Doing things everyday isn’t easy. It’s simple to understand—you just have to do the thing everyday—but it isn’t easy to do. In yesterday’s Article 037, I wrote about the advantages of doing things everyday. Making a task a daily habit is the best way to get good at it. Continuous, daily and deliberate practice and improvements go a long way. Even just showing up to the task, if not improving on our “bad days” can be a great investment in our time and energy. Masters are created not when they perform well on their “good days” but when they turn up and try to give it their best shot on the so-called bad days.
But, we have to admit, it’s hard to create a task into a daily habit streak. Especially the things that you start and which are still new for you. It’s hard to go the gym everyday if you haven’t ever before and don’t feel like it. It’s hard to write a little bit everyday for the book you want to write and of which you just came up with the plan of writing. It’s hard to learn everyday the thing you want to learn. It’s hard but, doing the thing everyday is what makes you so much better at it than doing it non-consistently. And it’s actually psychologically hard too. The brain isn’t used to be doing the task everyday, again, especially when it’s new. Your brain doesn’t recognize the task at first and makes it difficult for you to do and causes the reason for you to not be interested in performing the action. But, this gets better if you do the task consistently.
So how can we do things everyday? (Note: we’ll take working out as an example for these steps):
- Force yourself to show up: At first, say the first 30 days or so (though it can take longer or shorter than that according to you and your desired behavior) you’ll just have to force yourself to work out. That’s right, just push yourself to get out of the house and to the gym. Just show up. No need to do anything fancy. Just put on your workout clothes and go the gym. Then you can do whatever you want. Whatever! If you want to, just pick up a 2 pound dumbbell and do one rep and come back home. Chances of that happening are extremely rare but still a probability. There aren’t any restrictions, you just have to go to the gym and work out, you picked up a dumbbell, that’s it, that’s your workout. At least it was better than doing nothing and you probably burned a few calories due to driving or walking to your gym as well. Most importantly you didn’t break your streak. You can do this everyday. Just one rep. But this won’t last for long, I’m certain. You’ll feel like, well… you come here everyday, why not just workout properly. And you’ll probably even get motivated by other people at the gym and won’t even have to touch that 2 pound dumbbell for one rep, instead you’ll try to get a proper workout in.
So, just force yourself to show up to the gym. If you’re writing a book, open up your Word document and force yourself to sit in front of the blinking cursor for 30 minutes. If you wish to read more, force yourself to read just one page, or even one paragraph everyday. If you want to learn a new language, force yourself to learn just one new word everyday.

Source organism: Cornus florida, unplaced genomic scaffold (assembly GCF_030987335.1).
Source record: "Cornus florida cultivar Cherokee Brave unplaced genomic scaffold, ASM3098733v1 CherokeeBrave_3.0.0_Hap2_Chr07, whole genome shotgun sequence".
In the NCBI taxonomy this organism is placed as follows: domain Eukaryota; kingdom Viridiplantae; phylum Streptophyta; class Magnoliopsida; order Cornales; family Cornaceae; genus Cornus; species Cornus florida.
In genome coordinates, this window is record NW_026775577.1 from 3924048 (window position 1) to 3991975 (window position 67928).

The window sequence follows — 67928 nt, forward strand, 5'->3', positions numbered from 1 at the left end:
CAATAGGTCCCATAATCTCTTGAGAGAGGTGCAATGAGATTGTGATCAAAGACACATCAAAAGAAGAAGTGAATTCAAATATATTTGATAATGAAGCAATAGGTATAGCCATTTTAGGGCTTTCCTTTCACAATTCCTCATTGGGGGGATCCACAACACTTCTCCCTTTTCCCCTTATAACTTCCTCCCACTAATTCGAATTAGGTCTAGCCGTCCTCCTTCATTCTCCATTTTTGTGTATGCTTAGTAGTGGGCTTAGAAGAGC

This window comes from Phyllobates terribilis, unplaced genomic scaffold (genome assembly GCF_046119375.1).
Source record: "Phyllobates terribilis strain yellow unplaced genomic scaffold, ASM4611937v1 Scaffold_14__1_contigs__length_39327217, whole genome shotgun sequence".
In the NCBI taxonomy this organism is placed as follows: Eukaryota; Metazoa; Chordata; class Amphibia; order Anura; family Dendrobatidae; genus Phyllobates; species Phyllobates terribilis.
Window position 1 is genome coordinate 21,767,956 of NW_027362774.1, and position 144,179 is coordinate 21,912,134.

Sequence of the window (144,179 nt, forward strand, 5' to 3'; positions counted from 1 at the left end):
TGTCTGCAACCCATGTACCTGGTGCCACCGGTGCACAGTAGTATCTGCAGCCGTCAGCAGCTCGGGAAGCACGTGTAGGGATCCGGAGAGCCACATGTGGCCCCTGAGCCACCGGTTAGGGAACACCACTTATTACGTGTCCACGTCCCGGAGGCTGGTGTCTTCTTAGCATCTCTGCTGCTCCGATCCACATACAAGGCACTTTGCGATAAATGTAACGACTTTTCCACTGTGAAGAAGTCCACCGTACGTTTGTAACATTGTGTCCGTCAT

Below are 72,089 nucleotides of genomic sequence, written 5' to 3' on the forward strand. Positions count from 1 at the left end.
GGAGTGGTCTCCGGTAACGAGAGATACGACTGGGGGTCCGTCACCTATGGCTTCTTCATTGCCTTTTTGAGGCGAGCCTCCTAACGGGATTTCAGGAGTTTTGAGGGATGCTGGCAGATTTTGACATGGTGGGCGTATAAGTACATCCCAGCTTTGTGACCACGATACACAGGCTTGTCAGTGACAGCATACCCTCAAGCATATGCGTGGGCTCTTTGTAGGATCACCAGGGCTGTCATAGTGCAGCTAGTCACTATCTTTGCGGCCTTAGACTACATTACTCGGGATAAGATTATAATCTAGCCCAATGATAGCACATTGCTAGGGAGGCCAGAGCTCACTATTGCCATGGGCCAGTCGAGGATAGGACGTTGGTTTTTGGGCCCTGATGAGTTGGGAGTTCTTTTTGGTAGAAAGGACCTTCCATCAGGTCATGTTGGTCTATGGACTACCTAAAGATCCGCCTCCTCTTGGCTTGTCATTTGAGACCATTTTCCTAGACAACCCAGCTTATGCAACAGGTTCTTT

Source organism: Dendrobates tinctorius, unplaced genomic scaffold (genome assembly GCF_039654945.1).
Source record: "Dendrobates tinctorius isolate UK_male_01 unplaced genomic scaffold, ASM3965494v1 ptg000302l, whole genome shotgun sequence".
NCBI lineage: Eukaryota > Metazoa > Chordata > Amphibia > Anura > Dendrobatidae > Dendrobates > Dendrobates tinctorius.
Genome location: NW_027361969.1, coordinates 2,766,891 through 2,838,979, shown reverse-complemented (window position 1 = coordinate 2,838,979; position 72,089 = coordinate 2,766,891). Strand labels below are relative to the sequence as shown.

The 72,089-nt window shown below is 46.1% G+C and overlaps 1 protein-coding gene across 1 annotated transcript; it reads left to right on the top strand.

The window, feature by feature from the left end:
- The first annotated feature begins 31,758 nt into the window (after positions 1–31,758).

That’s it. Just force yourself to show up. Do very less, it doesn’t matter; but remember to DO, no matter what, every single day. This wires your brain into going to the gym every day.
- Do only what’s relevant to you: Never try to maintain a streak of something that’s not significant to you and is sort of forced upon by the realms of some people and society. Because it won’t be worth it. And it won’t be right to even force yourself to do it everyday. So choose what you want to do, very wisely. Ask yourself, before starting your own streak, is this relevant to me or am I biased towards this and choosing it only due to opinions of others?
The answer is always obvious and so are the next steps.
- Track your streak: I don’t know why but there really is something about a “streak” which just makes me never want to break it. This happens whenever I keep track of it of course. Just keep a record of your streak. On a blank paper, your journal, notebook, wherever. Just make a simple record of your streak of the thing you’ve been doing everyday. And don’t be sad when you miss doing it one day. Get back at it tomorrow. I know the kind of troops who get into a big slump once they lose one day on their streak. Don’t be like that! Get on with the action tomorrow and create a new streak.
Tracking also let’s you to review your progress and see how far you’ve come with whatever you’re trying to implement into your own life.
What I like to do is write the date of the habit (for example learning a language for me): I’ll write Learning Spanish Everyday from “…” date (till the present moment of course). And I stick this piece of paper onto a wall or a pin board somewhere I can see everyday. And I keep a virtual copy of the date on my cellphone too (just in case). This doesn’t really motivate me—since I tend to not break my streak and I’m pretty particular about my streaks and keep them only of the things that are relevant to me, so I don’t really need motivation to do them—but it reminds me of how far I’ve come
Don’t let that streak die! Keep doing things everyday.